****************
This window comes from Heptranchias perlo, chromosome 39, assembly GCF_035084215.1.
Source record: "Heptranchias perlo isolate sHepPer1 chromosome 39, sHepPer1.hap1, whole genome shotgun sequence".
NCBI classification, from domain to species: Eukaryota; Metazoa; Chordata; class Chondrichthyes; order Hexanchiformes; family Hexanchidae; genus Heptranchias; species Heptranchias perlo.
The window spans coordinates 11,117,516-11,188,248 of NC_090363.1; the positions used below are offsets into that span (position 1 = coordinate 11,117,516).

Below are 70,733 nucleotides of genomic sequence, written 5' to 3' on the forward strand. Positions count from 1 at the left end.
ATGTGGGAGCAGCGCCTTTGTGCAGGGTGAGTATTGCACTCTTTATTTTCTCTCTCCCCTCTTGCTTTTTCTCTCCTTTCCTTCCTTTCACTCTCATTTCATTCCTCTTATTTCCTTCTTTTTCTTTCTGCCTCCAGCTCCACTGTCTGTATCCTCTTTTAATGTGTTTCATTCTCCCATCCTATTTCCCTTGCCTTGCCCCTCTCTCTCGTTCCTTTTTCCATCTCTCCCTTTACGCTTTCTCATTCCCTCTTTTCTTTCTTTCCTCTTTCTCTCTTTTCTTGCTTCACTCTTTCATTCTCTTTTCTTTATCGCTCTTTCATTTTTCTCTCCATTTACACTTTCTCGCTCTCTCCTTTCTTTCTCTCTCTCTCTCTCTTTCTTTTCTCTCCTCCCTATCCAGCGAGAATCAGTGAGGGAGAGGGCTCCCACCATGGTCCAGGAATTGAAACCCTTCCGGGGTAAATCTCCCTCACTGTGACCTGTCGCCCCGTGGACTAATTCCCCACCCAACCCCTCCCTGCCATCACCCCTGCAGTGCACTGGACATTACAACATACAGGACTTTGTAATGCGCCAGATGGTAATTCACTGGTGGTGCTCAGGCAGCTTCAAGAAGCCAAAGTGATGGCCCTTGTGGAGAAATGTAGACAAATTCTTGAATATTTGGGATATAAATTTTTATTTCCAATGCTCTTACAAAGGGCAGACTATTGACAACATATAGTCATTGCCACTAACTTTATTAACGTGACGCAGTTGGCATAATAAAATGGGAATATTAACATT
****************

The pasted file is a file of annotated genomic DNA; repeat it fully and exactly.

This window comes from Heptranchias perlo, chromosome 39, assembly GCF_035084215.1.
Source record: "Heptranchias perlo isolate sHepPer1 chromosome 39, sHepPer1.hap1, whole genome shotgun sequence".
NCBI classification, from domain to species: Eukaryota; Metazoa; Chordata; class Chondrichthyes; order Hexanchiformes; family Hexanchidae; genus Heptranchias; species Heptranchias perlo.
The window spans coordinates 11,117,516-11,188,248 of NC_090363.1; the positions used below are offsets into that span (position 1 = coordinate 11,117,516).

Below are 70,733 nucleotides of genomic sequence, written 5' to 3' on the forward strand. Positions count from 1 at the left end.
ATGTGGGAGCAGCGCCTTTGTGCAGGGTGAGTATTGCACTCTTTATTTTCTCTCTCCCCTCTTGCTTTTTCTCTCCTTTCCTTCCTTTCACTCTCATTTCATTCCTCTTATTTCCTTCTTTTTCTTTCTGCCTCCAGCTCCACTGTCTGTATCCTCTTTTAATGTGTTTCATTCTCCCATCCTATTTCCCTTGCCTTGCCCCTCTCTCTCGTTCCTTTTTCCATCTCTCCCTTTACGCTTTCTCATTCCCTCTTTTCTTTCTTTCCTCTTTCTCTCTTTTCTTGCTTCACTCTTTCATTCTCTTTTCTTTATCGCTCTTTCATTTTTCTCTCCATTTACACTTTCTCGCTCTCTCCTTTCTTTCTCTCTCTCTCTCTCTTTCTTTTCTCTCCTCCCTATCCAGCGAGAATCAGTGAGGGAGAGGGCTCCCACCATGGTCCAGGAATTGAAACCCTTCCGGGGTAAATCTCCCTCACTGTGACCTGTCGCCCCGTGGACTAATTCCCCACCCAACCCCTCCCTGCCATCACCCCTGCAGTGCACTGGACATTACAACATACAGGACTTTGTAATGCGCCAGATGGTAATTCACTGGTGGTGCTCAGGCAGCTTCAAGAAGCCAAAGTGATGGCCCTTGTGGAGAAATGTAGACAAATTCTTGAATATTTGGGATATAAATTTTTATTTCCAATGCTCTTACAAAGGGCAGACTATTGACAACATATAGTCATTGCCACTAACTTTATTAACGTGACGCAGTTGGCATAATAAAATGGGAATATTAACATT